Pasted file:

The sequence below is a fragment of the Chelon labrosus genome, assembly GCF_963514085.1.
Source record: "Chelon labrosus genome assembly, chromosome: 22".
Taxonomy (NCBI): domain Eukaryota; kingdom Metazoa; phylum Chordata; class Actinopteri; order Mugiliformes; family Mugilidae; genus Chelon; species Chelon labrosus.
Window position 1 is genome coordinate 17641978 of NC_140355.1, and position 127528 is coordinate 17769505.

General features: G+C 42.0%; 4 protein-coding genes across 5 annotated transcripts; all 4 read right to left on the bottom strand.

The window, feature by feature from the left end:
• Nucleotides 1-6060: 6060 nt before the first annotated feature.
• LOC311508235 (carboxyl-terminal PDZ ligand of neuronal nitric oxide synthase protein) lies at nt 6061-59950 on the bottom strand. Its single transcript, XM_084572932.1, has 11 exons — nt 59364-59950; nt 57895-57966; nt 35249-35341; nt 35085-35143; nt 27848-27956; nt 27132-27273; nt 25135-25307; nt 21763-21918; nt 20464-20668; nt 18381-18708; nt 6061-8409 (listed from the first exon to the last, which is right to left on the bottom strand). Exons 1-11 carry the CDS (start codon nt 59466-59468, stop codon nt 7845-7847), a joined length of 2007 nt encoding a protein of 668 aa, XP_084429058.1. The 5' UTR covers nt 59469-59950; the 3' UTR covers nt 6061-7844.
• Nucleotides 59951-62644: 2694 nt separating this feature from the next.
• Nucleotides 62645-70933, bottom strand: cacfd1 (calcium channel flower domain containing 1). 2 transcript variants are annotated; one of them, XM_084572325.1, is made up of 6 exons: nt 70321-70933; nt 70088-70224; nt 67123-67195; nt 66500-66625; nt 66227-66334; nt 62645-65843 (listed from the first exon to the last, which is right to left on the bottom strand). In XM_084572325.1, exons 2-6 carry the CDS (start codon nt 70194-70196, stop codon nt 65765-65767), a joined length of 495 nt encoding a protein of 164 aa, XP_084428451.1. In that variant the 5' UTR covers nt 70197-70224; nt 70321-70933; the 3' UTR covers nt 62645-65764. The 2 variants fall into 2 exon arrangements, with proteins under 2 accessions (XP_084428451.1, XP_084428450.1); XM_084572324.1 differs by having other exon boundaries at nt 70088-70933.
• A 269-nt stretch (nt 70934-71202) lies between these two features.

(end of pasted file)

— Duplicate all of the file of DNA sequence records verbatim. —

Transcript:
The sequence below is a fragment of the Chelon labrosus genome, assembly GCF_963514085.1.
Source record: "Chelon labrosus genome assembly, chromosome: 22".
Taxonomy (NCBI): domain Eukaryota; kingdom Metazoa; phylum Chordata; class Actinopteri; order Mugiliformes; family Mugilidae; genus Chelon; species Chelon labrosus.
Window position 1 is genome coordinate 17641978 of NC_140355.1, and position 127528 is coordinate 17769505.

General features: G+C 42.0%; 4 protein-coding genes across 5 annotated transcripts; all 4 read right to left on the bottom strand.

The window, feature by feature from the left end:
• Nucleotides 1-6060: 6060 nt before the first annotated feature.
• LOC311508235 (carboxyl-terminal PDZ ligand of neuronal nitric oxide synthase protein) lies at nt 6061-59950 on the bottom strand. Its single transcript, XM_084572932.1, has 11 exons — nt 59364-59950; nt 57895-57966; nt 35249-35341; nt 35085-35143; nt 27848-27956; nt 27132-27273; nt 25135-25307; nt 21763-21918; nt 20464-20668; nt 18381-18708; nt 6061-8409 (listed from the first exon to the last, which is right to left on the bottom strand). Exons 1-11 carry the CDS (start codon nt 59466-59468, stop codon nt 7845-7847), a joined length of 2007 nt encoding a protein of 668 aa, XP_084429058.1. The 5' UTR covers nt 59469-59950; the 3' UTR covers nt 6061-7844.
• Nucleotides 59951-62644: 2694 nt separating this feature from the next.
• Nucleotides 62645-70933, bottom strand: cacfd1 (calcium channel flower domain containing 1). 2 transcript variants are annotated; one of them, XM_084572325.1, is made up of 6 exons: nt 70321-70933; nt 70088-70224; nt 67123-67195; nt 66500-66625; nt 66227-66334; nt 62645-65843 (listed from the first exon to the last, which is right to left on the bottom strand). In XM_084572325.1, exons 2-6 carry the CDS (start codon nt 70194-70196, stop codon nt 65765-65767), a joined length of 495 nt encoding a protein of 164 aa, XP_084428451.1. In that variant the 5' UTR covers nt 70197-70224; nt 70321-70933; the 3' UTR covers nt 62645-65764. The 2 variants fall into 2 exon arrangements, with proteins under 2 accessions (XP_084428451.1, XP_084428450.1); XM_084572324.1 differs by having other exon boundaries at nt 70088-70933.
• A 269-nt stretch (nt 70934-71202) lies between these two features.